Wikipedia Is the Last Best Place on the Internet
WIRED, February 17, 2020
By Richard Cooke
“People used to think the crowdsourced encyclopedia represented all that was wrong with the web. Now it’s a beacon of so much that’s right.”
Remember when Wikipedia was a joke?
In its first decade of life, the website appeared in as many punch lines as headlines. The Office’s Michael Scott called it “the best thing ever,” because “anyone in the world can write anything they want about any subject—so you know you are getting the best possible information.” Praising Wikipedia, by restating its mission, meant self-identifying as an idiot.
That was in 2007. Today, Wikipedia is the eighth-most-visited site in the world. The English-language version recently surpassed 6 million articles and 3.5 billion words; edits materialize at a rate of 1.8 per second. But perhaps more remarkable than Wikipedia’s success is how little its reputation has changed. It was criticized as it rose, and now makes its final ascent to … muted criticism. To confess that you’ve just repeated a fact you learned on Wikipedia is still to admit something mildly shameful. It’s as though all those questions that used to pepper think pieces in the mid-2000s—Will it work? Can it be trusted? Is it better than Encyclopedia Britannica?—are still rhetorical, when they have already been answered, time and again, in the affirmative.
Of course, muted criticism is far better than what the other giants at the top of the internet are getting these days. Pick any inflection point you like from the past several years—the Trump election, Brexit, any one of a number of data breaches, alt-right feeding frenzies, or standoffish statements to Congress—and you’ll see the malign hand of platform monopolies. Not too long ago, techno-utopianism was the ambient vibe of the elite ideas industry; now it has become the ethos that dare not speak its name. Hardly anyone can talk abstractly about freedom and connection and collaboration, the blithe watchwords of the mid-2000s, without making a mental list of the internet’s more concrete negative externalities.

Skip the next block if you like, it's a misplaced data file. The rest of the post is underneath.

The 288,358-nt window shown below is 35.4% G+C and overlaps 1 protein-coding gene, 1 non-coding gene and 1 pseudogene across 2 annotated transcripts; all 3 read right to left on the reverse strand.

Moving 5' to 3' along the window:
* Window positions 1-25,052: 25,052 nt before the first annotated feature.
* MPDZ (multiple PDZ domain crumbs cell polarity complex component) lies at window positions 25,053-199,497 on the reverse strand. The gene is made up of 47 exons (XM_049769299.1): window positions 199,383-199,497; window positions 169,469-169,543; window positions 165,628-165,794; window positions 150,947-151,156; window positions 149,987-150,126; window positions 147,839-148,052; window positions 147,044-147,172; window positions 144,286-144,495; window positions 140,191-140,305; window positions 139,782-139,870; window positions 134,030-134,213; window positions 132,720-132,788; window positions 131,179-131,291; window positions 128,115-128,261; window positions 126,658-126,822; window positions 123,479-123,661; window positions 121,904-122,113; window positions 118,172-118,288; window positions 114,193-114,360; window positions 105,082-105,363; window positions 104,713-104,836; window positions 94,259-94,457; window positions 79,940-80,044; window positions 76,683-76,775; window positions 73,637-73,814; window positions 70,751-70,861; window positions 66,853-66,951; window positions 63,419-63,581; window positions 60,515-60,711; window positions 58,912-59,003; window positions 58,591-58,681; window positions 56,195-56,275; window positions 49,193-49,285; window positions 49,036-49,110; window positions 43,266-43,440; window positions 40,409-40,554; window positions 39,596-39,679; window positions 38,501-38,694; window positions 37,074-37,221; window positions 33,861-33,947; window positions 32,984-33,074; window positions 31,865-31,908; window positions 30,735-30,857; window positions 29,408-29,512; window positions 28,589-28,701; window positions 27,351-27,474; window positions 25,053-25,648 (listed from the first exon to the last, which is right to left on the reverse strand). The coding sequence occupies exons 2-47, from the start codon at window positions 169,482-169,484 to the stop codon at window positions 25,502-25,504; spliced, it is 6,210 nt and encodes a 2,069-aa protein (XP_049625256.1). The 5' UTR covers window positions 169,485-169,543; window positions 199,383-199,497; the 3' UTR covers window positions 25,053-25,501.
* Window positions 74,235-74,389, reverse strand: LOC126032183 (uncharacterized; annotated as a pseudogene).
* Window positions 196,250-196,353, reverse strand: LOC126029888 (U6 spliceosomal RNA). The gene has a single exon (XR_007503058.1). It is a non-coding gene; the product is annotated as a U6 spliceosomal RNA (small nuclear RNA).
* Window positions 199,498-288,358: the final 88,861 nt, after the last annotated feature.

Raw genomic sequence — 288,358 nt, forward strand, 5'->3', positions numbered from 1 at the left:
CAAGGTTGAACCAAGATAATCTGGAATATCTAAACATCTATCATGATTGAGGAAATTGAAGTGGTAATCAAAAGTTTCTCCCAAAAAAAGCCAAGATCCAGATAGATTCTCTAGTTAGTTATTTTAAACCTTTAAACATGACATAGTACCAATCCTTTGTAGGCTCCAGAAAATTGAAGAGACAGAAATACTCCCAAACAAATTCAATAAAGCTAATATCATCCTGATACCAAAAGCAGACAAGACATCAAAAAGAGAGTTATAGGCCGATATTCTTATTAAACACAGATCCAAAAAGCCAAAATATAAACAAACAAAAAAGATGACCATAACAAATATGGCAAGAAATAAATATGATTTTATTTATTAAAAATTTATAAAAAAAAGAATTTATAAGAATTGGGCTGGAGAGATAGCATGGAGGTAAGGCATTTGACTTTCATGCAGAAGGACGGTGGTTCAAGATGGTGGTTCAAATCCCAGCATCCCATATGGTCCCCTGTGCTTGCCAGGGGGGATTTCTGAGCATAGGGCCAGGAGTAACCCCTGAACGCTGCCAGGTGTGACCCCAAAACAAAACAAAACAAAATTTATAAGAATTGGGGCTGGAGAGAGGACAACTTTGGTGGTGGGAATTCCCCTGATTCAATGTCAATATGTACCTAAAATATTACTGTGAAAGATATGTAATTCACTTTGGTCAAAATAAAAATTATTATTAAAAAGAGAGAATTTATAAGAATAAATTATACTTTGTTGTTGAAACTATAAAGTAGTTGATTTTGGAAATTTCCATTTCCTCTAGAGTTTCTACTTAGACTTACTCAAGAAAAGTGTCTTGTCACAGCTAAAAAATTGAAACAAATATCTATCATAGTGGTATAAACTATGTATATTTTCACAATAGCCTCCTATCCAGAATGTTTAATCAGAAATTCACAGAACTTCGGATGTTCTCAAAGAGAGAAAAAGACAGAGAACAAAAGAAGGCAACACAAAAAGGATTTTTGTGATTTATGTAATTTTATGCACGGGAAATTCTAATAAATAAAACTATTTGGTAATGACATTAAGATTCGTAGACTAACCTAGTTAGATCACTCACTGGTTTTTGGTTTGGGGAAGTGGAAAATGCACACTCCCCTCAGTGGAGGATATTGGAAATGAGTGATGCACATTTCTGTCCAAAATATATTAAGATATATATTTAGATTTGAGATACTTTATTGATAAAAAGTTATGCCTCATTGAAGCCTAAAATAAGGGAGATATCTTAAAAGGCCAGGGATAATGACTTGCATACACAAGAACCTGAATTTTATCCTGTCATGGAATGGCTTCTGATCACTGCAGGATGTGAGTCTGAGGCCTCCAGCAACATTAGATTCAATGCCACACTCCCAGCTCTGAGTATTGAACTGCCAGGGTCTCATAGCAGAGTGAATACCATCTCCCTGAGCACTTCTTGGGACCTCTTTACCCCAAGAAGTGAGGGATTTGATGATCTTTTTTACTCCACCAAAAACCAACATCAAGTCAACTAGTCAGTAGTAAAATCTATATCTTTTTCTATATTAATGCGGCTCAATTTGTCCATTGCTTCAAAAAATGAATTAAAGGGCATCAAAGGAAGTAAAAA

Yet in an era when Silicon Valley’s promises look less gilded than before, Wikipedia shines by comparison. It is the only not-for-profit site in the top 10, and one of only a handful in the top 100. It does not plaster itself with advertising, intrude on privacy, or provide a breeding ground for neo-Nazi trolling. Like Instagram, Twitter, and Facebook, it broadcasts user-generated content. Unlike them, it makes its product de-personified, collaborative, and for the general good. More than an encyclopedia, Wikipedia has become a community, a library, a constitution, an experiment, a political manifesto—the closest thing there is to an online public square. It is one of the few remaining places that retains the faintly utopian glow of the early World Wide Web. A free encyclopedia encompassing the whole of human knowledge, written almost entirely by unpaid volunteers: Can you believe that was the one that worked?
About the Author:
Richard Cooke is a writer and author whose work has appeared in The Washington Post, The New York Times, The Paris Review, and The New Republic. His most recent book is On Robyn Davidson.
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